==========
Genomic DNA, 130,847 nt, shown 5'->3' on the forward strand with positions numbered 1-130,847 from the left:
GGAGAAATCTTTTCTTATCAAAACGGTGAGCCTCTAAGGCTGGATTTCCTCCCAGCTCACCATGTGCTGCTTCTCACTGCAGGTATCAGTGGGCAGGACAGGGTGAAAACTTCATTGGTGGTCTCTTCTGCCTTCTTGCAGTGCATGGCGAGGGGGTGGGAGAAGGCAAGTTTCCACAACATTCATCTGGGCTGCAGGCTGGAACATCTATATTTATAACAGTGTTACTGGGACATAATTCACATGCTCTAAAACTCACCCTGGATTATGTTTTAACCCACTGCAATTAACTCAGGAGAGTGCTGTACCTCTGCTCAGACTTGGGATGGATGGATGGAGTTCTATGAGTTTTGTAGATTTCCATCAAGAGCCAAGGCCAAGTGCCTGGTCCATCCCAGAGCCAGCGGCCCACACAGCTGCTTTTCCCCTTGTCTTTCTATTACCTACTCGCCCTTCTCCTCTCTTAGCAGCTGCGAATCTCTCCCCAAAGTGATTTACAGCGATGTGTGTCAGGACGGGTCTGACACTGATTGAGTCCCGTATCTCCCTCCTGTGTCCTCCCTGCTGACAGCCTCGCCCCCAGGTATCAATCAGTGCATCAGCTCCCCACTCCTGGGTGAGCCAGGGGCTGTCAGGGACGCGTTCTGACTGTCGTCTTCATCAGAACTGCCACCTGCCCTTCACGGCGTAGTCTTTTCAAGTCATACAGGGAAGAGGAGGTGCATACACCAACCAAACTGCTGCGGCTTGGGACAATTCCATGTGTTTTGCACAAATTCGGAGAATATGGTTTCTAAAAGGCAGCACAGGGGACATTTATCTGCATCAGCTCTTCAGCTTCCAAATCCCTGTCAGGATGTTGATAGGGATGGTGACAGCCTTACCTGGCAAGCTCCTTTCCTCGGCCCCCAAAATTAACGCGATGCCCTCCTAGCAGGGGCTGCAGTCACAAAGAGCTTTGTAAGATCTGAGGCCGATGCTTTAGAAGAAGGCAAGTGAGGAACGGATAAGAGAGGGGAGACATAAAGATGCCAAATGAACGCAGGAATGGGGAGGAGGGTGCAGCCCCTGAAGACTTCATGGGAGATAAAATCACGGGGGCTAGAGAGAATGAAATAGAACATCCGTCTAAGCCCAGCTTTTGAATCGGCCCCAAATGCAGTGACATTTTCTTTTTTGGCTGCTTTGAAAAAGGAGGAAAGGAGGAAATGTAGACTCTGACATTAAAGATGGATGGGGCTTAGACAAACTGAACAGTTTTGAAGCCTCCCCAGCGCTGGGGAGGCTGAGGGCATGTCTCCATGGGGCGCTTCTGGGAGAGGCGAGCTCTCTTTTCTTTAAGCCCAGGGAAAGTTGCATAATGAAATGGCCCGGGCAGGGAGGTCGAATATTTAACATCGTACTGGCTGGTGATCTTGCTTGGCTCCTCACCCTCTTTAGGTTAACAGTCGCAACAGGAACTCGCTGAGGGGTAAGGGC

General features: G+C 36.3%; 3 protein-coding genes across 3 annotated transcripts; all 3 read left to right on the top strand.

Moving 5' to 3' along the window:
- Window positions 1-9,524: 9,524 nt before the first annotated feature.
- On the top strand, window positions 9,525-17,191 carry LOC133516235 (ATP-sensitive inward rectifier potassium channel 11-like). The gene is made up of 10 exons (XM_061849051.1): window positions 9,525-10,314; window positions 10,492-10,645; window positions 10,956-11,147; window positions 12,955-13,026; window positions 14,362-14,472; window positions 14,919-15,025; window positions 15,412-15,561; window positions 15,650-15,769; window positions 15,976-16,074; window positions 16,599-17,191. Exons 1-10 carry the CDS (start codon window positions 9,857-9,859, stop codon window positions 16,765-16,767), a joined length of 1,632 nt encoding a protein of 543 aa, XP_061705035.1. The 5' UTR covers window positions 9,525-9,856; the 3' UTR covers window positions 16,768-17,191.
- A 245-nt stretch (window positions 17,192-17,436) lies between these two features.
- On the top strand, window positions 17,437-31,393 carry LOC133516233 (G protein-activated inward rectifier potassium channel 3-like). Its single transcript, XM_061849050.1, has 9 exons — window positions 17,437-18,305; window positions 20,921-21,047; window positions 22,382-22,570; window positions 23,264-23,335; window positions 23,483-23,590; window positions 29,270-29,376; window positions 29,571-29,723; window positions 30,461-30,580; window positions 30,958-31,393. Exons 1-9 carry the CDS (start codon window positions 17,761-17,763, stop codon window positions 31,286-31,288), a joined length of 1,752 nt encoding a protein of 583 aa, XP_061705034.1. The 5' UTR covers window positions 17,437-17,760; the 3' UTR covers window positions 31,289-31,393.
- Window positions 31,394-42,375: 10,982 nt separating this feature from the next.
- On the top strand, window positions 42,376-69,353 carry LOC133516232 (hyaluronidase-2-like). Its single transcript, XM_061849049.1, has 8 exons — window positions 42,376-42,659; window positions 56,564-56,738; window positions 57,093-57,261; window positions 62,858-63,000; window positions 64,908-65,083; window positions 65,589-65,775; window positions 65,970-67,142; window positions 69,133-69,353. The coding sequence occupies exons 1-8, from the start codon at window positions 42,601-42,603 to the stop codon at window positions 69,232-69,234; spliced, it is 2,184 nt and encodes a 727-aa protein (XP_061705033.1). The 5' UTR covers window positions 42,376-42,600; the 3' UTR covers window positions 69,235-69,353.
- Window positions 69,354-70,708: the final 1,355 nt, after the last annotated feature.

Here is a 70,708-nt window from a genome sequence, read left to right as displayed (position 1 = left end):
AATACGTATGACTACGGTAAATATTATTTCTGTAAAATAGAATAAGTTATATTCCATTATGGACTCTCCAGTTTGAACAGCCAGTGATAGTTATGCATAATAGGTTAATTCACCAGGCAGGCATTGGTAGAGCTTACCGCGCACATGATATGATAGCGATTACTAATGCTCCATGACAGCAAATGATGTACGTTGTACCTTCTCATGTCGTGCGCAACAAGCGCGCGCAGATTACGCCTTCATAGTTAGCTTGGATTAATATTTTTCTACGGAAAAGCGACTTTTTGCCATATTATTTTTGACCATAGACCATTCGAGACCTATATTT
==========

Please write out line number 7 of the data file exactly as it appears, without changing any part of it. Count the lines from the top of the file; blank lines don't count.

- A 245-nt stretch (window positions 17,192-17,436) lies between these two features.